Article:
“To join with others to shape a future,” Charlie Jane Anders concludes her reading of The City in the Middle of the Night at WisCon 43, “is the holiest act.”
The quote sums up the endeavor of WisCon, a science-fiction convention held each year in Madison, Wisconsin, over Memorial Day Weekend. The convention, established in 1977 by the Society for the Furtherance & Study of Fantasy and Science Fiction, consciously styles itself as feminist, a place where social justice is recognized as the explicit aim of speculative art. This art is produced, recreated, and analyzed in a number of formats—the dealers’ halls, the art show, the panels, the viewings, and the readings—and, in each format, it consistently underscores the convention’s tenets of inclusivity and active engagement with social ills.
I attended WisCon this year in order to read my own work, but it occurred to me that the convention was worthy of a discussion in this column as well, since it is a gathering shaped by the presence and attendance of women. Women were there, in droves, and the convention’s mission to cater to feminist interests has served as a driving force for it to address marginalized voices more broadly in the world of speculative art. The 2019 guests of honor, Charlie Jane Anders and G. Willow Wilson, were representative of revolutionary voices in the field. (You can revisit my column on G. Willow Wilson to read about how she has helped to transform the world of superheroes.) Given these foci, the convention was a unique experience, shaped from beginning to end, by a desire to make attendees feel at home and to promote healthy conversations.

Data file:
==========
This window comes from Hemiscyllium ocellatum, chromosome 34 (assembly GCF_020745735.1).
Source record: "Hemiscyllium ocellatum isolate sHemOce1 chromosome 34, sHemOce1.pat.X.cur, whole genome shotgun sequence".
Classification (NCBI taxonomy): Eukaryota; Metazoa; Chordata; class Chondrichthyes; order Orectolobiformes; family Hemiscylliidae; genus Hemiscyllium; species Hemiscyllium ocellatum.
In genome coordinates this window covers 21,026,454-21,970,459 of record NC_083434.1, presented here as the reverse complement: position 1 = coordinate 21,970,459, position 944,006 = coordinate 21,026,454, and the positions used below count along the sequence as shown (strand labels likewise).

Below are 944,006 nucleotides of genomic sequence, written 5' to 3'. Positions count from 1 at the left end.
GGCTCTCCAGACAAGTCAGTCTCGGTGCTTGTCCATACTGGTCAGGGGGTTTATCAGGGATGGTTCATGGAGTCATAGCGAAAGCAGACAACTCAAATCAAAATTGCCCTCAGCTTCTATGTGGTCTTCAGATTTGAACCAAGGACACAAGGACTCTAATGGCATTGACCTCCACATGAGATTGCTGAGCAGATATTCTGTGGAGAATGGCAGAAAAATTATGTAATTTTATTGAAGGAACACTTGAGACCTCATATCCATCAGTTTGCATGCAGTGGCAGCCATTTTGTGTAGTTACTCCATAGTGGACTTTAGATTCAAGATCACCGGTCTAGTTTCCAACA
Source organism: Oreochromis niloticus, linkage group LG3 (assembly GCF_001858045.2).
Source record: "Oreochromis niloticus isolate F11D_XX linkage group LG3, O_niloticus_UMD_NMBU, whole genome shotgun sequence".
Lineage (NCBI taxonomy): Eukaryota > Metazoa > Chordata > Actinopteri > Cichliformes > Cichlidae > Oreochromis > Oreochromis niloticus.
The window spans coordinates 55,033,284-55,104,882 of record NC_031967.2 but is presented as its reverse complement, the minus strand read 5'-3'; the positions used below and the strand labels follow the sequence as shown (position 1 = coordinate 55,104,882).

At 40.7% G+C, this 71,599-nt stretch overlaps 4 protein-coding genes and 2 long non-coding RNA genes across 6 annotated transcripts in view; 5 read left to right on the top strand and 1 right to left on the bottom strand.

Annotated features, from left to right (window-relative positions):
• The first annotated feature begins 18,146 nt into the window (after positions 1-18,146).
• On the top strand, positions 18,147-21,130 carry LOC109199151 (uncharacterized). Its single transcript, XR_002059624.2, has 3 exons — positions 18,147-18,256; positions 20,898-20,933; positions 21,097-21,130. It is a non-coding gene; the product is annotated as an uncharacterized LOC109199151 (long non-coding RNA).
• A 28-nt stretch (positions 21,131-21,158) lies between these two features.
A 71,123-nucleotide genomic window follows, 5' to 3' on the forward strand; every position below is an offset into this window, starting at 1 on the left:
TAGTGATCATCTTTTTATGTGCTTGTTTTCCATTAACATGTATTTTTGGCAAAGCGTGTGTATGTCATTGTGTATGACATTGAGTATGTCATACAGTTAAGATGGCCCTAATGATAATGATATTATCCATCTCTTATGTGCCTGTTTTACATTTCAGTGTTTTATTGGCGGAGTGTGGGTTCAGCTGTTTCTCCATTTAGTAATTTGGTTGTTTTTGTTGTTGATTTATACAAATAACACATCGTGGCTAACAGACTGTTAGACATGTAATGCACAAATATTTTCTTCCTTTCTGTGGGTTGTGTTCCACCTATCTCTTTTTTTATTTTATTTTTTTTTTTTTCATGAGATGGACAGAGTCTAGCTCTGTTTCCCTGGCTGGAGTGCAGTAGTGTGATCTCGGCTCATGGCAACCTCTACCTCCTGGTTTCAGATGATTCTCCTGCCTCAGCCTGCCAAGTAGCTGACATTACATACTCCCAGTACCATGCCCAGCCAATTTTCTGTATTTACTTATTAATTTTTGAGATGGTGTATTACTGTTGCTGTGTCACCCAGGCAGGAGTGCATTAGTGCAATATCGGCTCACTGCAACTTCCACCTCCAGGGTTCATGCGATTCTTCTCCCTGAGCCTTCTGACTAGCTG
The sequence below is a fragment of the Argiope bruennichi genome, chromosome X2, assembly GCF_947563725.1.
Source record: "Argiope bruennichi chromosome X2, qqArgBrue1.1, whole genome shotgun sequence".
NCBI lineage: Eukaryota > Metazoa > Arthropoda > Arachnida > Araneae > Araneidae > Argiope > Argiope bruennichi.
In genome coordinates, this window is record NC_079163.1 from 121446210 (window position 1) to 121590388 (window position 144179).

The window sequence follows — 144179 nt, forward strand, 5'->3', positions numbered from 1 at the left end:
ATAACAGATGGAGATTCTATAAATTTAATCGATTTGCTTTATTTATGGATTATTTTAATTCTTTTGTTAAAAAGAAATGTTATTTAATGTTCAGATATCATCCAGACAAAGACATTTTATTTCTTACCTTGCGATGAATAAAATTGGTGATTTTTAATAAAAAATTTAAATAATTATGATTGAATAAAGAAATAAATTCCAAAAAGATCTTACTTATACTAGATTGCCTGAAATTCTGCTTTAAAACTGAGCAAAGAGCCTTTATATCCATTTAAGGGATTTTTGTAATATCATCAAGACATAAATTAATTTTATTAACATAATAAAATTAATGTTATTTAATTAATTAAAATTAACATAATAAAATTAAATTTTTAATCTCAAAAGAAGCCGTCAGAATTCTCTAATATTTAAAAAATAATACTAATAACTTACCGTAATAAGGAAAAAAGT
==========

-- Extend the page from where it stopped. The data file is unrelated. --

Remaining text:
In my own experience as an academic, I have attended many conferences, but I have never participated in a convention so easy to navigate as WisCon. The organizers paid particular attention to accommodations, from their simple phone app which provides the complete program of events, maps, and rules of conduct, to the availability of customizable and fluid name tags, to the free food provided with your registration, to the repeated requests to tip waitstaff and prioritize elevator space to those with accessibility concerns. Special spaces were set aside for those who needed a break from sensory input and those who sought out safe space as a member of marginalized populations. There were also programs set aside for children, as well as childcare, so that whole families could attend the convention and enjoy separate activities. All of these efforts reflect the convention’s “recognition of intersectionality,” its acknowledgement that the people who create and enjoy speculative art are not a homogeneous group. And these efforts pay off. WisCon is a very successful convention, less plagued by conflict than many of the larger conventions in the field.
Jeanne Gomoll attributes part of WisCon’s success to its foundation in “the ‘second wave’ of the women’s movement.” The convention does not shy away from its roots and a storied history, including past guests of honor like Ursula K. Le Guin. This was beautifully encapsulated by Anders’s description of the convention as one that generates ideas rather than exhaustion. A convention that specifically caters to populations who have been marginalized by mainstream speculative work has the potential to change and complicate that work. As the world of science-fiction and fantasy writers becomes more diverse, we must thank the efforts of WisCon for promoting and elevating a broader discourse.